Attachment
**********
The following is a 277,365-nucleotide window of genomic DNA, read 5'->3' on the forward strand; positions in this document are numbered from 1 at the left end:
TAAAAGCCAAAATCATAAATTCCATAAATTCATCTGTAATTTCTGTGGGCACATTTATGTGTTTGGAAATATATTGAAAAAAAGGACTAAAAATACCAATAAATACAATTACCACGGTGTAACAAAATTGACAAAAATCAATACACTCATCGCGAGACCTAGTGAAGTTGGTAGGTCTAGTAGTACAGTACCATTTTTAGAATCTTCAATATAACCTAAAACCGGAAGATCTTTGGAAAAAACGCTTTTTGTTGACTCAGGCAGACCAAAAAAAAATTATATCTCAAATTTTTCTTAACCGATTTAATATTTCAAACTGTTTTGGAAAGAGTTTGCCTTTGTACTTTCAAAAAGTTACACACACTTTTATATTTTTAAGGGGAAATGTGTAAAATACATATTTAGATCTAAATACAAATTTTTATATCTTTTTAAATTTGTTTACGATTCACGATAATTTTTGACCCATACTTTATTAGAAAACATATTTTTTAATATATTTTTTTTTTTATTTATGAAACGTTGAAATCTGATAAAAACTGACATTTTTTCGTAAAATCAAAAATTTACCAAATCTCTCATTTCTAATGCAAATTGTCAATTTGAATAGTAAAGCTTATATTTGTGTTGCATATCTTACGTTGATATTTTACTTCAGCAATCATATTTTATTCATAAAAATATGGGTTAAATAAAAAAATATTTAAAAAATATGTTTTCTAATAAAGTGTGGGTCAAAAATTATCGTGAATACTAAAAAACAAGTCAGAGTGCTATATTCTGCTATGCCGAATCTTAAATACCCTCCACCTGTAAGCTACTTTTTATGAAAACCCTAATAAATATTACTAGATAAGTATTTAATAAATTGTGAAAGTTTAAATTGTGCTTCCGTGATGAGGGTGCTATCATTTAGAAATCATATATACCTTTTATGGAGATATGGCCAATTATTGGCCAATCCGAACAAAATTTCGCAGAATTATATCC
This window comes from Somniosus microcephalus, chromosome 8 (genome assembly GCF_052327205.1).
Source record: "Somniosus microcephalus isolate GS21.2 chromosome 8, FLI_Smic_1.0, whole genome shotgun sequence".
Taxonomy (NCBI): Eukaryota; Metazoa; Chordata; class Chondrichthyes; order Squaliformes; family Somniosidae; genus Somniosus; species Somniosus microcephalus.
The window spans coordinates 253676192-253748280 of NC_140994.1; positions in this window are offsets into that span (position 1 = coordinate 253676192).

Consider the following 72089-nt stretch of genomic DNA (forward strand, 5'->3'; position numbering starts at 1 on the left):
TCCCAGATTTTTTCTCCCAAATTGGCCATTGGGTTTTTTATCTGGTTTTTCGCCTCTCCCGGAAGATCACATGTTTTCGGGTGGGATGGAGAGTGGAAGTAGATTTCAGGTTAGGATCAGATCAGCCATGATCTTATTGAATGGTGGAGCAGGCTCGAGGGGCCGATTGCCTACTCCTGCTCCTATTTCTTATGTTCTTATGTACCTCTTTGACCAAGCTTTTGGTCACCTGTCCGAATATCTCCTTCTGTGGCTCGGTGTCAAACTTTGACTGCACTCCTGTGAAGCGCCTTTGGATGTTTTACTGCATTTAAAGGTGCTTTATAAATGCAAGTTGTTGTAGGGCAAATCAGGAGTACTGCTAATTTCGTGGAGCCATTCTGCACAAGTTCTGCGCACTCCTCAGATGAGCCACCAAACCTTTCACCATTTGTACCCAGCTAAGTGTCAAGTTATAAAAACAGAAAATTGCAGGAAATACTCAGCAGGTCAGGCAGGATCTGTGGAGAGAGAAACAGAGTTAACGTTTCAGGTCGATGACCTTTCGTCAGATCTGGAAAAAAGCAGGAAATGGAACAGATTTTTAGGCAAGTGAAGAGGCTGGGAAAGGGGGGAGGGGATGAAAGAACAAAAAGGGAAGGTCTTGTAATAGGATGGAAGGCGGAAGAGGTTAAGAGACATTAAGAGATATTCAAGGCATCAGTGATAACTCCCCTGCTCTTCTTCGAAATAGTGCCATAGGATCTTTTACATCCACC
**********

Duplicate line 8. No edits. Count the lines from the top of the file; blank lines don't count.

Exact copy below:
TCCCAGATTTTTTCTCCCAAATTGGCCATTGGGTTTTTTATCTGGTTTTTCGCCTCTCCCGGAAGATCACATGTTTTCGGGTGGGATGGAGAGTGGAAGTAGATTTCAGGTTAGGATCAGATCAGCCATGATCTTATTGAATGGTGGAGCAGGCTCGAGGGGCCGATTGCCTACTCCTGCTCCTATTTCTTATGTTCTTATGTACCTCTTTGACCAAGCTTTTGGTCACCTGTCCGAATATCTCCTTCTGTGGCTCGGTGTCAAACTTTGACTGCACTCCTGTGAAGCGCCTTTGGATGTTTTACTGCATTTAAAGGTGCTTTATAAATGCAAGTTGTTGTAGGGCAAATCAGGAGTACTGCTAATTTCGTGGAGCCATTCTGCACAAGTTCTGCGCACTCCTCAGATGAGCCACCAAACCTTTCACCATTTGTACCCAGCTAAGTGTCAAGTTATAAAAACAGAAAATTGCAGGAAATACTCAGCAGGTCAGGCAGGATCTGTGGAGAGAGAAACAGAGTTAACGTTTCAGGTCGATGACCTTTCGTCAGATCTGGAAAAAAGCAGGAAATGGAACAGATTTTTAGGCAAGTGAAGAGGCTGGGAAAGGGGGGAGGGGATGAAAGAACAAAAAGGGAAGGTCTTGTAATAGGATGGAAGGCGGAAGAGGTTAAGAGACATTAAGAGATATTCAAGGCATCAGTGATAACTCCCCTGCTCTTCTTCGAAATAGTGCCATAGGATCTTTTACATCCACC